In August 2022, US President Biden signed the Inflation Reduction Act (IRA) into law. With a raft of subsidies and tax breaks to accelerate an ongoing transition towards clean energy, the US Department of Energy believes the IRA will help to achieve a 40% reduction in US carbon emissions by 2030 (from 2005 levels).
The IRA is by far the largest US investment in renewable energy. According to official estimates, the IRA will amount to approximately $369bn in additional funding for sectors at the forefront of the country’s energy transition efforts. The total amount invested depends on the uptake and, according to US non-profit the Electric Power Research Institute, tax credits alone may reach $780bn.
One year on, some industry experts have credited the IRA with placing US cleantech at the forefront of the global shift towards clean energy. Arne Morteani at cleantech investment fund Kiko Ventures believes that by addressing some of the key funding bottlenecks in deep climate tech, the IRA has catapulted the US from a laggard to a leader in the space.
“We just have to hope that this doesn’t end up being a third round of US flip-flopping: the Clinton and Obama administrations also introduced world-leading climate policy, just for it to be abandoned by the next government. The same could happen this time round.”
Europe’s consistent approach to energy transition
Indeed, a changing US political backdrop could have significant consequences for the development of US cleantech. According to GlobalData’s 2023 Thematic Intelligence ESG 2.0 report, much depends on the outcome of the 2024 US presidential election. “ESG has become politically divisive in the US, and a Republican victory would result in less chance of further climate policies,” according to the report.
In addition, the long-term effects of the IRA will depend on the consistency with which the policies are implemented – something which Europe has arguably more successfully demonstrated over the last decades. European regulators have sought to reduce carbon emissions with carbon pricing and a slew of new regulations, while the US has favoured subsidies to encourage clean industrial processes and the development of a cleantech sector. Of the contrast between the two approaches, Morteani says: “Europe has been less aggressive but far more consistent over the last decades.”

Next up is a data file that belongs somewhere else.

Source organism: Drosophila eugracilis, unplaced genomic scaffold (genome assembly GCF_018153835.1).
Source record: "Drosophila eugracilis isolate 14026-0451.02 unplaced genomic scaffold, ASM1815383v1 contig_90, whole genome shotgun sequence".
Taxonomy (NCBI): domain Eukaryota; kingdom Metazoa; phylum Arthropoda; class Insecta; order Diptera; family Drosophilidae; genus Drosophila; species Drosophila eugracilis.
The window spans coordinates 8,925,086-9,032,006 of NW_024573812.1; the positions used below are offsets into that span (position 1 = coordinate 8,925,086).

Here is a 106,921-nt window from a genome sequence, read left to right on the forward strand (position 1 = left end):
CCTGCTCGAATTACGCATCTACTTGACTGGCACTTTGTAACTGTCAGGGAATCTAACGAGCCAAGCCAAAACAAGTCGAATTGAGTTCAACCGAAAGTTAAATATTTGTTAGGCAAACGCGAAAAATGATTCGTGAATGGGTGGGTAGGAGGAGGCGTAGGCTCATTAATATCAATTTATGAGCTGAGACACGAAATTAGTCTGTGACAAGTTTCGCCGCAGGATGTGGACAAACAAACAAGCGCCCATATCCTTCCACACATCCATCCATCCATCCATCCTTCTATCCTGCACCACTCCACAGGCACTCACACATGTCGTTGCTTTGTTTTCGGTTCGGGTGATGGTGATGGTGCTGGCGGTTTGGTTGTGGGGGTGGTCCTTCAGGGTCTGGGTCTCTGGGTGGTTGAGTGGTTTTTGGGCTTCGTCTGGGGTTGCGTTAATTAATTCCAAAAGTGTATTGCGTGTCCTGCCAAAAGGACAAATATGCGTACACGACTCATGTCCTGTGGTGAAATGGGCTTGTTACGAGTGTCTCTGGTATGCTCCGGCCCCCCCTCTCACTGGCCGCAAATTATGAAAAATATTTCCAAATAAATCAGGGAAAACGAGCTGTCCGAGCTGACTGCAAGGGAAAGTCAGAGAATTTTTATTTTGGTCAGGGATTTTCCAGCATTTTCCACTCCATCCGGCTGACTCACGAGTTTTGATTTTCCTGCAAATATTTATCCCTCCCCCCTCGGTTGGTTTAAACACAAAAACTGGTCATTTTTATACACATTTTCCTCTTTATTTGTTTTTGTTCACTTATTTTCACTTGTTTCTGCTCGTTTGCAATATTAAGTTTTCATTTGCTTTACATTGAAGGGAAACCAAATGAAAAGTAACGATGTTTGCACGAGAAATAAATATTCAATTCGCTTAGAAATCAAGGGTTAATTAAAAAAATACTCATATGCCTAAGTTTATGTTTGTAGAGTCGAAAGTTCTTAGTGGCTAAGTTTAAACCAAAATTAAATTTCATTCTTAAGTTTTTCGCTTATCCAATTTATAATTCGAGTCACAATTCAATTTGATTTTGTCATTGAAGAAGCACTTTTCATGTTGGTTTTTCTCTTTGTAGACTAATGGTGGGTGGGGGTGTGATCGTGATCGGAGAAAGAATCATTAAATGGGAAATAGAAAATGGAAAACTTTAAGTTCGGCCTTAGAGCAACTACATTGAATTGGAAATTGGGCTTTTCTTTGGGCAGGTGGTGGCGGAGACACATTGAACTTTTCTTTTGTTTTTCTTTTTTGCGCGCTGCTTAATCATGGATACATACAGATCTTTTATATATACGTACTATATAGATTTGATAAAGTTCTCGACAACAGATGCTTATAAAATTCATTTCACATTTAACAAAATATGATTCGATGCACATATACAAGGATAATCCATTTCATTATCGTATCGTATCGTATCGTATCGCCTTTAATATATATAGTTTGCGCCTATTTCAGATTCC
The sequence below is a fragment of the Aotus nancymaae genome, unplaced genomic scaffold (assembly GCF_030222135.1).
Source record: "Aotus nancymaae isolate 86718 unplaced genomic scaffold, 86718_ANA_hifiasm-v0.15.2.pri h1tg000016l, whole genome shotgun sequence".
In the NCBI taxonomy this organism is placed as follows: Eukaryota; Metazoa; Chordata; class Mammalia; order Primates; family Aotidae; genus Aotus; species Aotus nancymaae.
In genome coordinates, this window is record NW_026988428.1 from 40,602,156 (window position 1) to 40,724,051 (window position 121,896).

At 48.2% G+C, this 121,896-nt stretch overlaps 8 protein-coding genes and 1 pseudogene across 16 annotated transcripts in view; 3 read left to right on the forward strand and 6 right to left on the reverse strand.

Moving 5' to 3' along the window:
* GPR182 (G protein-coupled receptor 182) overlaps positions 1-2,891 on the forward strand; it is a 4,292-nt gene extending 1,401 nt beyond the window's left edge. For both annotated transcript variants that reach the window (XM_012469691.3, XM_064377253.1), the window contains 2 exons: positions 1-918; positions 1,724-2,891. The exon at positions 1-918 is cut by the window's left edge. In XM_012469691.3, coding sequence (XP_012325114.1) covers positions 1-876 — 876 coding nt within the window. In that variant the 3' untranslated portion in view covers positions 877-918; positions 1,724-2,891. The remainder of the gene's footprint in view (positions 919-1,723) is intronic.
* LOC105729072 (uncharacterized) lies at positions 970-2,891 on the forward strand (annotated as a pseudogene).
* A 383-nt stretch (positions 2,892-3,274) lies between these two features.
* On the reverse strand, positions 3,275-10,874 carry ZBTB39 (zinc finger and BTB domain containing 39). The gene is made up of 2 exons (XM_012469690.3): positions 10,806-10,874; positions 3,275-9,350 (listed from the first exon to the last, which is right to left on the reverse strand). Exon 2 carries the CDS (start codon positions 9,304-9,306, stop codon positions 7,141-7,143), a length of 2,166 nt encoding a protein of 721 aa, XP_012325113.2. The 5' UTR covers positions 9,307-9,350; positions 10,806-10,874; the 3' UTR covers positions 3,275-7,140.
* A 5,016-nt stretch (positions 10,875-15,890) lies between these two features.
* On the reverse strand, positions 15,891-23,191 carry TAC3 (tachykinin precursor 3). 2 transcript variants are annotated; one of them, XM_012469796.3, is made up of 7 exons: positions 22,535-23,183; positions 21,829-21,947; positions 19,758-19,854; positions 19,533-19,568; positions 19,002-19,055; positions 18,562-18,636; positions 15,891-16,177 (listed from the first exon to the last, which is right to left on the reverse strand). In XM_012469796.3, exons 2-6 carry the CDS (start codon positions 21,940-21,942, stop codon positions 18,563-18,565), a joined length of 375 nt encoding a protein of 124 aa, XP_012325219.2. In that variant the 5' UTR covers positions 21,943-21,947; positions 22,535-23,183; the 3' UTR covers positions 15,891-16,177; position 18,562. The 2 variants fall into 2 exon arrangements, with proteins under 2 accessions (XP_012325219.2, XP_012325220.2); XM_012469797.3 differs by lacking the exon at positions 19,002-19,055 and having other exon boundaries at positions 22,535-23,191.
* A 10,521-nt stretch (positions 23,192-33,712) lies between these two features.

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Arjun Jairaj, cleantech investor at proptech investment fund A/O likens the IRA to Roosevelt’s New Deal initiative throughout the 1930s US Great Depression, and says it has helped kickstart a massive economic transformation.
For example, the IRA has led to a raft of electric vehicle manufacturers making investments in new domestic plants. Panasonic announced a $4bn investment in a new facility in Kansas to produce batteries for Tesla vehicles. Ford Motors has broken ground on a $5.6bn domestic plant for EVs and battery production.
Aside from clean manufacturing, Jairaj is positive that the fiscal injection will enable the rapid advancement of technologies which might have been initially cost-prohibitive. In particular, he cites acceleration of the electrification of homes by stimulating consumer demand through tax credits and rebates on heat pumps, batteries and solar panels.
Jairaj’s own investing experience includes one of A/O’s portfolio companies, Span, which has found that the act will allow low-income households to get up to a 100% rebate on the installation of smart electrical panels like the ones Span produces. “This will help the company target the mass market a few years ahead of their original plan,” says Jairaj.
In addition to helping cleantech start-up ecosystem, IRA funding has also shored up confidence for private capital inflows into the sector, which in turn has a beneficial impact on the many aspiring companies in the space, according to Jairaj. “While we are yet to see the full impact of the IRA as it is channelled through layers of federal, state and local policies, the benefits are already being felt across the climate tech space, and we anticipate that things will only get better,” he says.
Much of the criticism of the IRA has come from US trading partners. Provisions within the IRA which encourage domestic manufacturing, industrial assembly and component sourcing are said to put US trading partners at a disadvantage, particularly the EU.
For example, the IRA’s full tax credits only apply to batteries at least 50% North American-made (by the value of components, rising to 100% by 2029), and the critical minerals used within those batteries must be extracted or processed in a country that has a free trade agreement with the US, according to GlobalData’s Thematic Intelligence ESG 2.0 report.
The Biden administration issued EV tax credit guidance in March 2023 that relaxes the initial scope of the IRA to allow informal free trade agreements with US allies to qualify for inclusion.
In March 2023, such a deal was agreed with Japan on critical minerals; and the US administration is negotiating a similar deal with the EU, according to GlobalData. According to the analyst, future rule changes are possible in the wake of bipartisan criticism of Biden for adopting a liberal interpretation of the IRA rules.
In the broader context of ESG investing, cleantech is well placed to continue to grow its market share. According to GlobalData, venture capital investors’ interest in ESG-related businesses and technologies has increased dramatically since the start
of 2022. Deal value has been running above $4bn for three consecutive quarters up to the end of the first financial quarter of 2023. Between 2019 and 2021, deal
value tended to be fairly stable at around $1bn per quarter, demonstrating an upward investing trend which bodes well for US cleantech, whether the effects of the IRA continue to bolster the sector or not.